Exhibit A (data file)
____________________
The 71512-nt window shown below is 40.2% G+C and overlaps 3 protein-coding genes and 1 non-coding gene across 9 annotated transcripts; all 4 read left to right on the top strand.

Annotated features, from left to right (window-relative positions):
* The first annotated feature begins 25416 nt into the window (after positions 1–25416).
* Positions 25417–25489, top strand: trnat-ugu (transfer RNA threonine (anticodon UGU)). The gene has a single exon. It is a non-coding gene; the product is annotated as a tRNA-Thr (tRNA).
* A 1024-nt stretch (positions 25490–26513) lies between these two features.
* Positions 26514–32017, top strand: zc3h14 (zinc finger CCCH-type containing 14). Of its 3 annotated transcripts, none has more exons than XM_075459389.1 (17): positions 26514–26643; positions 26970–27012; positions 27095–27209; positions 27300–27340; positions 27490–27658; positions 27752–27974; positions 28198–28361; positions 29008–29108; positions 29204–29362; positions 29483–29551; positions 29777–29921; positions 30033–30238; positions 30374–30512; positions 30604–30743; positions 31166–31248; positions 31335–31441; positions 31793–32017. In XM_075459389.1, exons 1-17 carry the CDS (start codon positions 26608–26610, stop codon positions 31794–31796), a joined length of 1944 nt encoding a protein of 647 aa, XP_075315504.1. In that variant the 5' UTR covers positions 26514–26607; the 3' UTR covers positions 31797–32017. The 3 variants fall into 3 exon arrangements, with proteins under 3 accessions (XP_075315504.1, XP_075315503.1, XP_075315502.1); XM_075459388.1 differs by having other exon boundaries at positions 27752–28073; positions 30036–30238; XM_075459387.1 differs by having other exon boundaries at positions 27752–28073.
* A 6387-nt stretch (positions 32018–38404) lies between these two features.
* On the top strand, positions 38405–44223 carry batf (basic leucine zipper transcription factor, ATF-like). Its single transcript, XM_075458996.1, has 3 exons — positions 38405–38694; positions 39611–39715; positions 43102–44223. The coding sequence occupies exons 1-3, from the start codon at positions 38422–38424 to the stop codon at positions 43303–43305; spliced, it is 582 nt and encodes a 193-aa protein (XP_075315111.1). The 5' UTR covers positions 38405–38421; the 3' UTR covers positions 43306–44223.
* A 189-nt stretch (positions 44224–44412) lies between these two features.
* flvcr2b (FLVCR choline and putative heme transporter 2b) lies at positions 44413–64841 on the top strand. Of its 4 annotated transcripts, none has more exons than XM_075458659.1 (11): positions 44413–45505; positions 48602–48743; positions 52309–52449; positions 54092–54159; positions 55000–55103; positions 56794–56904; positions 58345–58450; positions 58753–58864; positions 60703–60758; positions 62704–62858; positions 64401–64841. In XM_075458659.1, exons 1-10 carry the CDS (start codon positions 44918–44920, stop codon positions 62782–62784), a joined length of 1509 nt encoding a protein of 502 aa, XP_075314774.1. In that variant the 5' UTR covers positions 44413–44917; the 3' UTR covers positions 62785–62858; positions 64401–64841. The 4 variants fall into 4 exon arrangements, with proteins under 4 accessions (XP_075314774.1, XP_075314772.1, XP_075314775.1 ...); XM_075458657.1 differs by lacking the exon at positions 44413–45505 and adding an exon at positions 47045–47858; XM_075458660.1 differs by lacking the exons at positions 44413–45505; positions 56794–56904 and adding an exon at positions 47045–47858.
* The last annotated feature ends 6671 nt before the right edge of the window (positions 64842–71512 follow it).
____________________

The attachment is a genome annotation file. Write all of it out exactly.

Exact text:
The 71512-nt window shown below is 40.2% G+C and overlaps 3 protein-coding genes and 1 non-coding gene across 9 annotated transcripts; all 4 read left to right on the top strand.

Annotated features, from left to right (window-relative positions):
* The first annotated feature begins 25416 nt into the window (after positions 1–25416).
* Positions 25417–25489, top strand: trnat-ugu (transfer RNA threonine (anticodon UGU)). The gene has a single exon. It is a non-coding gene; the product is annotated as a tRNA-Thr (tRNA).
* A 1024-nt stretch (positions 25490–26513) lies between these two features.
* Positions 26514–32017, top strand: zc3h14 (zinc finger CCCH-type containing 14). Of its 3 annotated transcripts, none has more exons than XM_075459389.1 (17): positions 26514–26643; positions 26970–27012; positions 27095–27209; positions 27300–27340; positions 27490–27658; positions 27752–27974; positions 28198–28361; positions 29008–29108; positions 29204–29362; positions 29483–29551; positions 29777–29921; positions 30033–30238; positions 30374–30512; positions 30604–30743; positions 31166–31248; positions 31335–31441; positions 31793–32017. In XM_075459389.1, exons 1-17 carry the CDS (start codon positions 26608–26610, stop codon positions 31794–31796), a joined length of 1944 nt encoding a protein of 647 aa, XP_075315504.1. In that variant the 5' UTR covers positions 26514–26607; the 3' UTR covers positions 31797–32017. The 3 variants fall into 3 exon arrangements, with proteins under 3 accessions (XP_075315504.1, XP_075315503.1, XP_075315502.1); XM_075459388.1 differs by having other exon boundaries at positions 27752–28073; positions 30036–30238; XM_075459387.1 differs by having other exon boundaries at positions 27752–28073.
* A 6387-nt stretch (positions 32018–38404) lies between these two features.
* On the top strand, positions 38405–44223 carry batf (basic leucine zipper transcription factor, ATF-like). Its single transcript, XM_075458996.1, has 3 exons — positions 38405–38694; positions 39611–39715; positions 43102–44223. The coding sequence occupies exons 1-3, from the start codon at positions 38422–38424 to the stop codon at positions 43303–43305; spliced, it is 582 nt and encodes a 193-aa protein (XP_075315111.1). The 5' UTR covers positions 38405–38421; the 3' UTR covers positions 43306–44223.
* A 189-nt stretch (positions 44224–44412) lies between these two features.
* flvcr2b (FLVCR choline and putative heme transporter 2b) lies at positions 44413–64841 on the top strand. Of its 4 annotated transcripts, none has more exons than XM_075458659.1 (11): positions 44413–45505; positions 48602–48743; positions 52309–52449; positions 54092–54159; positions 55000–55103; positions 56794–56904; positions 58345–58450; positions 58753–58864; positions 60703–60758; positions 62704–62858; positions 64401–64841. In XM_075458659.1, exons 1-10 carry the CDS (start codon positions 44918–44920, stop codon positions 62782–62784), a joined length of 1509 nt encoding a protein of 502 aa, XP_075314774.1. In that variant the 5' UTR covers positions 44413–44917; the 3' UTR covers positions 62785–62858; positions 64401–64841. The 4 variants fall into 4 exon arrangements, with proteins under 4 accessions (XP_075314774.1, XP_075314772.1, XP_075314775.1 ...); XM_075458657.1 differs by lacking the exon at positions 44413–45505 and adding an exon at positions 47045–47858; XM_075458660.1 differs by lacking the exons at positions 44413–45505; positions 56794–56904 and adding an exon at positions 47045–47858.
* The last annotated feature ends 6671 nt before the right edge of the window (positions 64842–71512 follow it).